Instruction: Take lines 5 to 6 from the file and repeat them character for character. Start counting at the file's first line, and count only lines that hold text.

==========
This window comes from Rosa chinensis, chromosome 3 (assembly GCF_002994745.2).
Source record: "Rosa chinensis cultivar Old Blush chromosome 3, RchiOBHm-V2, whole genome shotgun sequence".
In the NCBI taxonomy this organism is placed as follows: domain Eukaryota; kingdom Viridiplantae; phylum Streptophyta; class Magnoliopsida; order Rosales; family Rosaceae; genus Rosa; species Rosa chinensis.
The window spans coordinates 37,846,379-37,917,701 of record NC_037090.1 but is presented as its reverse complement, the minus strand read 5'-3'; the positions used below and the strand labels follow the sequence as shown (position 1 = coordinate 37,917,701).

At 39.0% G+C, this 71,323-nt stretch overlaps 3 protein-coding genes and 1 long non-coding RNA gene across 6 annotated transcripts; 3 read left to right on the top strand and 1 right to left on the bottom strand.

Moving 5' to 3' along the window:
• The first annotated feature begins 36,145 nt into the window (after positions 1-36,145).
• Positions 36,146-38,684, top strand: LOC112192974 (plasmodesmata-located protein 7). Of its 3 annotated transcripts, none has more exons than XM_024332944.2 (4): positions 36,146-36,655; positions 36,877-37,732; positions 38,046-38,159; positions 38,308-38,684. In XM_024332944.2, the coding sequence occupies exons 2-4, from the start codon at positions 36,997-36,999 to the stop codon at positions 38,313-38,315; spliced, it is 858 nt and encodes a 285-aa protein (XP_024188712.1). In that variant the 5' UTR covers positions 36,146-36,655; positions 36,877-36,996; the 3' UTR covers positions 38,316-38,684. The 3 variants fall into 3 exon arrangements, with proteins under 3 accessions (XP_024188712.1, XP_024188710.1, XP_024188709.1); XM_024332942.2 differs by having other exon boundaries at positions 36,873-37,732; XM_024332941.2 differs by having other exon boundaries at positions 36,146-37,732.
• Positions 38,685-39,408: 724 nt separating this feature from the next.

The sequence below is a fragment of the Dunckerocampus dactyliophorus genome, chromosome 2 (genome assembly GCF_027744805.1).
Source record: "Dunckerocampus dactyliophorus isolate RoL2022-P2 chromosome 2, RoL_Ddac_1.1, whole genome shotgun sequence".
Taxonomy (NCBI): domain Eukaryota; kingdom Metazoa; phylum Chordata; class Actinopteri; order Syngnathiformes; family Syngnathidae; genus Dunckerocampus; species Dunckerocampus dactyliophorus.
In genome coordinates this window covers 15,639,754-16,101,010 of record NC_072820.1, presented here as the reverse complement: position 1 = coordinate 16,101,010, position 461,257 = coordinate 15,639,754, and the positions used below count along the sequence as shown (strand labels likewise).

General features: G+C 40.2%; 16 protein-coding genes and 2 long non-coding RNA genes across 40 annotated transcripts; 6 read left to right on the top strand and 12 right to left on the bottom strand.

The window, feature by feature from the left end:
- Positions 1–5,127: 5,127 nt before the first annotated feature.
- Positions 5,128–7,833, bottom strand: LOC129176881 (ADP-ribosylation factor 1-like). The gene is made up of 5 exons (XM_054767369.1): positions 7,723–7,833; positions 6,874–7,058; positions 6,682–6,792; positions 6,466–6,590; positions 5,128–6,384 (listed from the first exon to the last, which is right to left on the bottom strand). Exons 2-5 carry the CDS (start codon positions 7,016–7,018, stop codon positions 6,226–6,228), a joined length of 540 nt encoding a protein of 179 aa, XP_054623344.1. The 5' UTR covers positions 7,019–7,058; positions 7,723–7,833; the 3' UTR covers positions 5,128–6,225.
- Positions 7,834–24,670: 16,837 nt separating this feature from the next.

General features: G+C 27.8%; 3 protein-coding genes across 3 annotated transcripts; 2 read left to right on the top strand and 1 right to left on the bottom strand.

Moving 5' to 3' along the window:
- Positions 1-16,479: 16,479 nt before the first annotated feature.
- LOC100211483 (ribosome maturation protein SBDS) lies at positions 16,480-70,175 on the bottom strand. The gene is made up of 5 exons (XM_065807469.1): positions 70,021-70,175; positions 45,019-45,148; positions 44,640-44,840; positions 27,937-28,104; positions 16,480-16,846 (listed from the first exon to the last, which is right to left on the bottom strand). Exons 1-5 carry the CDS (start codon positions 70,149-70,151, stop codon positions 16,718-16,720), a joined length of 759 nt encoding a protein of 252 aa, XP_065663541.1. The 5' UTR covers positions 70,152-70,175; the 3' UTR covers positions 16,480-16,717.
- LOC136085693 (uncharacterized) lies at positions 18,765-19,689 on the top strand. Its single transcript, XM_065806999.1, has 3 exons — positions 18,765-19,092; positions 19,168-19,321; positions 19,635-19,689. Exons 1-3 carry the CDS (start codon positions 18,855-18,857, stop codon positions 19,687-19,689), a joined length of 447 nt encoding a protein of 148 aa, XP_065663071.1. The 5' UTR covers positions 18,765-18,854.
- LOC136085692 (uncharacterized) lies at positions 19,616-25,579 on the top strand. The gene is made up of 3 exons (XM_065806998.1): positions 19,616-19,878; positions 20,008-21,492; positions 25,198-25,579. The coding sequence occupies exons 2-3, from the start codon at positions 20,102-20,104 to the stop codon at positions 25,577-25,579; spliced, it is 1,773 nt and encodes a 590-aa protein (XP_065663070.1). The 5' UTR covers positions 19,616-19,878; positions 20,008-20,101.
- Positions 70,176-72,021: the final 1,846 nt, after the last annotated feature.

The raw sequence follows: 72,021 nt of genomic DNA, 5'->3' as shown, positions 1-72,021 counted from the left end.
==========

At 39.0% G+C, this 71,323-nt stretch overlaps 3 protein-coding genes and 1 long non-coding RNA gene across 6 annotated transcripts; 3 read left to right on the top strand and 1 right to left on the bottom strand.

Moving 5' to 3' along the window: